The Earthsea Quartet by Ursula Le Guin
Finished reading on July 10th, 2015
I started reading this thinking it’s a children’s book. I finished reading it knowing that it certainly isn’t one.
This volume has in it all four books of the Earthsea Quartet – A Wizard of Earthsea, The Tombs of Atuan, The Farthest Shore and Tehanu.
In A Wizard of Earthsea we meet the young Sparrowhawk, who is about to learn to be a wizard, but while he’s at it he is or seems rather arrogant and gets himself into some serious trouble – he does deal with it, but it’s quite dark and morbid even.
In The Tombs of Atuan we meet another young person – Arha, the Priestess of Atuan, who has lived all her life without ever meeting men and is a part of a strange religion. Here we meet Sparrowhawk again, but in a different light.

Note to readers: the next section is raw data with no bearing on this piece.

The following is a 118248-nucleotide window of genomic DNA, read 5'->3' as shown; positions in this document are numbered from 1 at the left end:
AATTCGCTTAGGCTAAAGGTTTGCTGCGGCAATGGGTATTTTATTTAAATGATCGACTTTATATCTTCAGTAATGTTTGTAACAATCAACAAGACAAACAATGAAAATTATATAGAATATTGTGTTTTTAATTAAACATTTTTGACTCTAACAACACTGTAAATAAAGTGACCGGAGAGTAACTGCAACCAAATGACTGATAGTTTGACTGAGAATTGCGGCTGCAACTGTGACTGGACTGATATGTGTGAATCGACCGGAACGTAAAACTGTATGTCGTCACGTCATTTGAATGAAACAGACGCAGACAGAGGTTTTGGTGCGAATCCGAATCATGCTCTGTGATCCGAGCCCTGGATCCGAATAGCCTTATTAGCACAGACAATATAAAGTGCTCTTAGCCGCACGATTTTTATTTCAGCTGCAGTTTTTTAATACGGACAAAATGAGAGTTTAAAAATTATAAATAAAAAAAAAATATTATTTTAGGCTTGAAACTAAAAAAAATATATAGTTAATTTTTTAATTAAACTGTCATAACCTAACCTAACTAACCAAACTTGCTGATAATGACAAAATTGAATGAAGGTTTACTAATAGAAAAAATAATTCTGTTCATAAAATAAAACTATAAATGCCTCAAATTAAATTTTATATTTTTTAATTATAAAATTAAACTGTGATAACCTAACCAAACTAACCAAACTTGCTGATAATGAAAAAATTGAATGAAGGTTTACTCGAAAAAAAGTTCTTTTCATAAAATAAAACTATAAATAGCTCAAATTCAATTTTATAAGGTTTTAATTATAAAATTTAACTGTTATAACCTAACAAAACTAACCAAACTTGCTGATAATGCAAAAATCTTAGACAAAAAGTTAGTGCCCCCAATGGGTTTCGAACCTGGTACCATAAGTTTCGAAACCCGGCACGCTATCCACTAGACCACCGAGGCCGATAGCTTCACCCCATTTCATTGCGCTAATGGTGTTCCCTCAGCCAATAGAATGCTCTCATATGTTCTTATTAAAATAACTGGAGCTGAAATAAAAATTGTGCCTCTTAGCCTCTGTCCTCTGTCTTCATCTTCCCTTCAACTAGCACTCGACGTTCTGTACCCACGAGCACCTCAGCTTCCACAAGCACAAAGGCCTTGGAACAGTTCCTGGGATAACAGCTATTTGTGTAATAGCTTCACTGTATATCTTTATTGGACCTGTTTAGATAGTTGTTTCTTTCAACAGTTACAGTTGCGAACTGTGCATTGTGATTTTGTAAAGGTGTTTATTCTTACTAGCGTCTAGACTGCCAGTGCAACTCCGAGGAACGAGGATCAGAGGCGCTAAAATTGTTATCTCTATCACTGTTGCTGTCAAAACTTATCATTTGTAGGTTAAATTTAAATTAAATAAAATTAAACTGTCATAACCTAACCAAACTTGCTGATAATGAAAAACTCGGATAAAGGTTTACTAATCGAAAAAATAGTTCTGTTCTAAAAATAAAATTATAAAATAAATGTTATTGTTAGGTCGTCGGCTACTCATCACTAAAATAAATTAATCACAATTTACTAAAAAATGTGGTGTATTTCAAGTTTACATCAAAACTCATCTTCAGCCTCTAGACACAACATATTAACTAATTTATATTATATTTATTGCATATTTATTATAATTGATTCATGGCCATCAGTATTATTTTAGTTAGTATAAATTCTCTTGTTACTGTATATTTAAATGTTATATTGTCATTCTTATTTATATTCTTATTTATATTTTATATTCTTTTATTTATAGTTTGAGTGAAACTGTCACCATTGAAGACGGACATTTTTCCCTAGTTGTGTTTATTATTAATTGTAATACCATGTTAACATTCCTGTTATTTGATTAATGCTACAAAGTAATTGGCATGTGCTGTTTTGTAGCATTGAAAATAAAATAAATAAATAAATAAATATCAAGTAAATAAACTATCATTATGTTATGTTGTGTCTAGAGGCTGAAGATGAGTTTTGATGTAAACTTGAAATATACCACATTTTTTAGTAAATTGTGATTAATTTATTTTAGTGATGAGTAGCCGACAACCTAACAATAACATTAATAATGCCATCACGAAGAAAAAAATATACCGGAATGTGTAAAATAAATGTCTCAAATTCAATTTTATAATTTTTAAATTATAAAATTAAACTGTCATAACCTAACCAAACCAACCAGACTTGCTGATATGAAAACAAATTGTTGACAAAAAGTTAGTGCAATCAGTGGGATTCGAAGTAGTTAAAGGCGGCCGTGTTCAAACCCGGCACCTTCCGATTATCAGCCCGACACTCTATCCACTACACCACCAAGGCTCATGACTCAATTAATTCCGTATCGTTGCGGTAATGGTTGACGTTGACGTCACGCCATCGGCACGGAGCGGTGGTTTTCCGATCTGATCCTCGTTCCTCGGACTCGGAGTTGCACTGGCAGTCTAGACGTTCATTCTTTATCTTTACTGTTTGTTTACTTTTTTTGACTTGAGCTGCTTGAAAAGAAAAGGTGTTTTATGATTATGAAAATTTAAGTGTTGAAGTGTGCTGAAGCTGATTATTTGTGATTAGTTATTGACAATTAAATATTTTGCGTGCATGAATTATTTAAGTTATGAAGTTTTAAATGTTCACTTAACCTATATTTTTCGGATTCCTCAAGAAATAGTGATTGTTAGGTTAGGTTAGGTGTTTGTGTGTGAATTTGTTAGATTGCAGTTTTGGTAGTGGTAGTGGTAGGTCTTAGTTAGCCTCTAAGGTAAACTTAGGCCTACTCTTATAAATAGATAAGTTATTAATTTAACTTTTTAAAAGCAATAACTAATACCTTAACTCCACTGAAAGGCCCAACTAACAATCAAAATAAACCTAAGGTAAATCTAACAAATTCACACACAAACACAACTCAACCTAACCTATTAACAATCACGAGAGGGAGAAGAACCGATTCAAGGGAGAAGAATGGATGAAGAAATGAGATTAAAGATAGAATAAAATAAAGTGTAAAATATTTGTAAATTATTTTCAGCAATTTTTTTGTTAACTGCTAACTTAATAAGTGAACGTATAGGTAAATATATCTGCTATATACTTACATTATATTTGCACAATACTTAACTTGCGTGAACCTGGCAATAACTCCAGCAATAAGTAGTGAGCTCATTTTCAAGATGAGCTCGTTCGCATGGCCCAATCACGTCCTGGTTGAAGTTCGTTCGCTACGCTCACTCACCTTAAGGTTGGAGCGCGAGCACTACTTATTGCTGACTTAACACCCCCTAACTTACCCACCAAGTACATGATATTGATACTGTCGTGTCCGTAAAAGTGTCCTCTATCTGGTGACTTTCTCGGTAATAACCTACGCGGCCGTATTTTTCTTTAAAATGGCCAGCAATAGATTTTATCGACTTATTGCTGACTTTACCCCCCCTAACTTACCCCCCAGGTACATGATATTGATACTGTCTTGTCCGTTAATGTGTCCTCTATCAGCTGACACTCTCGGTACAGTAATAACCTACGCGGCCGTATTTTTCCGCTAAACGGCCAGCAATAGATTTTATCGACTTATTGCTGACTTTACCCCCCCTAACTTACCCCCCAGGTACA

In The Farthest Shore Sparrowhawk has gotten old, and we have a new young character to admire – Arren, a young prince who doesn’t know what’s waiting for him, as he sets out to deliver a message and ends up journeying with Sparrowhawk to the land of the dead.
And in the last book, Tehanu, there’re Sparrowhawk and Arha and another young character – Therru, who are trying to lead a calm life but son’t get to because of other people’s superstition and ill wishes.
In these books there are some very interesting topics – for example whether or not women have any power and why. They seem to be just underlings to males – while the men who have the power can become mages and wizard, women cannot, and can only aspire to be witches and healers.
I quite enjoyed reading it all, it’s a fascinating world with dragons and wizards but also awful things that hide in the dark. It all ends relatively well though.